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Family faces more than £4,000 bill for broken-down wheelchair

A family is facing a bill for thousands of pounds to buy a severely disabled man a new wheelchair after his old one broke down.

Dawn Downing’s son, Ellis, 24, suffers from cerebral palsy, epilepsy and spastic quadriplegia and is wheelchair-bound, unable to communicate with people apart from various mannerisms and sounds.

Ellis first started using a motorised wheelchair when he attended Fountaindale School in Mansfield, and Dawn said it improved his mobility and brought him out of his shell.

PHIL, Ellis and Dawn Downing. (28081666)
PHIL, Ellis and Dawn Downing. (28081666)

But as he grew and his needs became more complex, he needed a more high-tech wheelchair, which was paid for by grants from charities.

The wheelchair was useful for his needs because not only did it enable him to move to a standing position to stretch his legs, but also to be eye-level with others.

But now, the chair has broken down and will cost more than £4,000 to repair, so he has had to revert to the use of his previous chair, which he has outgrown and does not support him as well as the other one.

His family have been told that a replacement wheelchair would cost £30,000, and he would be ineligible for this particular wheelchair on the NHS, because to receive a wheelchair such as one that goes indoors and outdoors, he would need to pass a road safety check.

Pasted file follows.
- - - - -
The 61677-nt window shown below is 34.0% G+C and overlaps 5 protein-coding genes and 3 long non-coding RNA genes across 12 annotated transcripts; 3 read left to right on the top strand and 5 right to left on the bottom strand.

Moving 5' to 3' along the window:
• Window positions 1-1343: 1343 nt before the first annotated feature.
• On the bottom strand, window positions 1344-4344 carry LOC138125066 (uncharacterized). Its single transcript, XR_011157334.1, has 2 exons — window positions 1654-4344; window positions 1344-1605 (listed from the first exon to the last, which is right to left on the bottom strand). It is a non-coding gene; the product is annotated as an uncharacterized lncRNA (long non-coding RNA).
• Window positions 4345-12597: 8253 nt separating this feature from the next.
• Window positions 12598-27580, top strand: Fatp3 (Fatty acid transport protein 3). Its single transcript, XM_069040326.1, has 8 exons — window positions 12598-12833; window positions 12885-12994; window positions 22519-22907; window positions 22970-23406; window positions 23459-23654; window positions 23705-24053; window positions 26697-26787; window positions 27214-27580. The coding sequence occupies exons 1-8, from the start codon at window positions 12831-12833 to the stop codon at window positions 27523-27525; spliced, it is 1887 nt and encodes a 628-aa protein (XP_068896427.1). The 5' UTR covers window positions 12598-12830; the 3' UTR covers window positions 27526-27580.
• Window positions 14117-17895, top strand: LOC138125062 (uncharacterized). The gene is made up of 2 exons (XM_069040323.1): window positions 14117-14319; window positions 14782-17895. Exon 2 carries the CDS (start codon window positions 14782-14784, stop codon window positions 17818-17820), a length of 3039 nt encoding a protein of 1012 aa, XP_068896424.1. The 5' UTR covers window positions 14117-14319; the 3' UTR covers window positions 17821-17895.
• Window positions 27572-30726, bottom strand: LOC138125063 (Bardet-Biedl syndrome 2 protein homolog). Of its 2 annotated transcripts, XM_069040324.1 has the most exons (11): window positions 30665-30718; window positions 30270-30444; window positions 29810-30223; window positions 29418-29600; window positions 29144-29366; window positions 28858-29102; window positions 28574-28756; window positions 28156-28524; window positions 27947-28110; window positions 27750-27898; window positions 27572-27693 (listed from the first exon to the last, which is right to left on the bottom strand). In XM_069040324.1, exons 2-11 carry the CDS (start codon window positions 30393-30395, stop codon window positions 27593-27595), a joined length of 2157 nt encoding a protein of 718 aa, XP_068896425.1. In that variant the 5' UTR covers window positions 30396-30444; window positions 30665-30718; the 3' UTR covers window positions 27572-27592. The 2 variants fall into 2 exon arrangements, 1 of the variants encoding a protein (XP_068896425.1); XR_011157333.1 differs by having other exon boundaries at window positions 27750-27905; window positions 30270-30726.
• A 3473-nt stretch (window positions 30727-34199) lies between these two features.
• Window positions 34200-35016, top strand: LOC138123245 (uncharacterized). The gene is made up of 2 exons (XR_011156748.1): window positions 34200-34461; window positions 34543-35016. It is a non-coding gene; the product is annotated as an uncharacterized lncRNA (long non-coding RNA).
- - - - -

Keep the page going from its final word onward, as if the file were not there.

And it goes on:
But his family said he would not be suitable for such a test because Ellis can’t go outside on his own as he does not have full use of both his arms and his visibility is limited.

The family said that they were also told that a manual wheelchair would be sufficient enough for his needs.

Dawn, who is also disabled, said: “It has been very hard for all of us. We have had to save for years and to fundraise to pay for our new van, which cost £40,000, so I don’t know where we can get this money from.”

A spokesman for the NHS Newark and Sherwood Clinical Commissioning Group encouraged Ellis to contact Blatchford, who provide wheelchair assessment services in Newark.

A GoFundMe page has been set up so well-wishers can help to contribute towards Ellis’ new chair.

Anyone wanting to make a contribution sohould visit the page at www.gofundme.com/f/ellisdowning wheelchair

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